Published by Finews.asia – 23rd Dec 2017
Credit Suisse said that tax reforms in the U.S. will knock 2.3 billion francs off its quarterly profit. The hit is likely to push the Swiss bank to its third consecutive annual loss.
The Zurich-based bank surprised investors late on Friday evening, a full two days after U.S. lawmakers passed a tax reform bill. The bank said it will have to book 2.3 billion Swiss francs in write-downs against the current quarter.
The move is a setback as Credit Suisse boss Tidjane Thiam faces an activist hedge fund’s call to split up Credit Suisse, nearing the end of a gruelling three-year restructuring of the bank. Instead of taking in the investor approval for his three-year effort, the French-Ivorian CEO is likely to conclude the year and head into bonus season nursing the bank’s third consecutive annual net loss.
Why the massive write-down? Trump’s reforms do away with crisis-era tax credits that banks have been drawing on since the financial crisis of 2008/09. American rivals Bank of America and Citigroup have also revealed fourth-quarter write-downs as a result of the legislation.
The bank disclosed the news after President Donald Trump signed the bill into law – a mere formality – late on a Friday evening which kicks off the U.S.’ and Europe’s biggest holiday. Thiam has had to replenish the bank’s its thin capital by tapping shareholders twice. As a result, the bank has promised to pay shareholders a greater proportion of its profits, and in cash as opposed to shares.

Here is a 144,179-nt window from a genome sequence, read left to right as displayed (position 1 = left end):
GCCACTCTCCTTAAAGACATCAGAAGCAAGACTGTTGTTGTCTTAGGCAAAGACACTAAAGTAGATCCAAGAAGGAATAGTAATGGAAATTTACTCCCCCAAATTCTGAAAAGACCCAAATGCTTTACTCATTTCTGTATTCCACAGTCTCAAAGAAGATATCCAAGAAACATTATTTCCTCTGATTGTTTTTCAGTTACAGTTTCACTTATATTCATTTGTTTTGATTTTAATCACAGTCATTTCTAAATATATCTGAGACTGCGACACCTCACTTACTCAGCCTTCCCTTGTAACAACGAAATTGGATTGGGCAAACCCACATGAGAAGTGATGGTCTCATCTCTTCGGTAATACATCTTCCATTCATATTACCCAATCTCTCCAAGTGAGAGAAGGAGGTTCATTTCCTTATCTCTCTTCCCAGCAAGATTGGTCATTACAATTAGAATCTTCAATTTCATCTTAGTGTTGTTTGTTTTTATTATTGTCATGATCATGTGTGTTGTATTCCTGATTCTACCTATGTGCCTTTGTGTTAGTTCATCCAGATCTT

Those payouts aren’t in jeopardy, the bank said. «The policy for returning capital to shareholders announced at the [November] investor day is unchanged.» Then, Thiam pledged to hike returns to shareholders, and pay more than half of its net profit back to investors through dividends or stock buybacks.
UBS last year forecast its vulnerability to the reforms at 200 million Swiss francs per percentage point that corporate taxes are cut in the U.S. The new rate, 21 percent, is 14 points lower than the current one, which would put UBS’ write-down at 2.8 billion francs. A spokesman for that bank didn’t comment on the amount of the write-down.
Minimal Capital Dent
The bank said the write-down represents a singular accounting fluke, and will only «minimally» hamper its capital, which stood at a healthier 13.2 percent in the third quarter.
The billion-franc hit aside, Credit Suisse said the U.S. reforms are likely to bolster profits at its investment bank in the U.S., especially in advising companies and underwriting stock and bond issues, because they are expected to boost the American economy.
The bank pledged to give investors more information on the effect of the reforms on its business on February 14, when it reports the quarter, including the year’s planned dividend or other shareholder payout.